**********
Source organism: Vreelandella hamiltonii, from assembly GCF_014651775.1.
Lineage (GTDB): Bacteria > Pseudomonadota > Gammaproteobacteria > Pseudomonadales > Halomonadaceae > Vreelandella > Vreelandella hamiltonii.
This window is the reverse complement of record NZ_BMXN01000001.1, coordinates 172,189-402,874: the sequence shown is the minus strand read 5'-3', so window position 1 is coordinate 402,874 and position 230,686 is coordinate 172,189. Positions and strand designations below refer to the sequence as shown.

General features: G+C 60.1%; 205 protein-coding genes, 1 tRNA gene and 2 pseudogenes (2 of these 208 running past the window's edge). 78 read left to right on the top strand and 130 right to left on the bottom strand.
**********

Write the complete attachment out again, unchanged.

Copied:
Source organism: Vreelandella hamiltonii, from assembly GCF_014651775.1.
Lineage (GTDB): Bacteria > Pseudomonadota > Gammaproteobacteria > Pseudomonadales > Halomonadaceae > Vreelandella > Vreelandella hamiltonii.
This window is the reverse complement of record NZ_BMXN01000001.1, coordinates 172,189-402,874: the sequence shown is the minus strand read 5'-3', so window position 1 is coordinate 402,874 and position 230,686 is coordinate 172,189. Positions and strand designations below refer to the sequence as shown.

General features: G+C 60.1%; 205 protein-coding genes, 1 tRNA gene and 2 pseudogenes (2 of these 208 running past the window's edge). 78 read left to right on the top strand and 130 right to left on the bottom strand.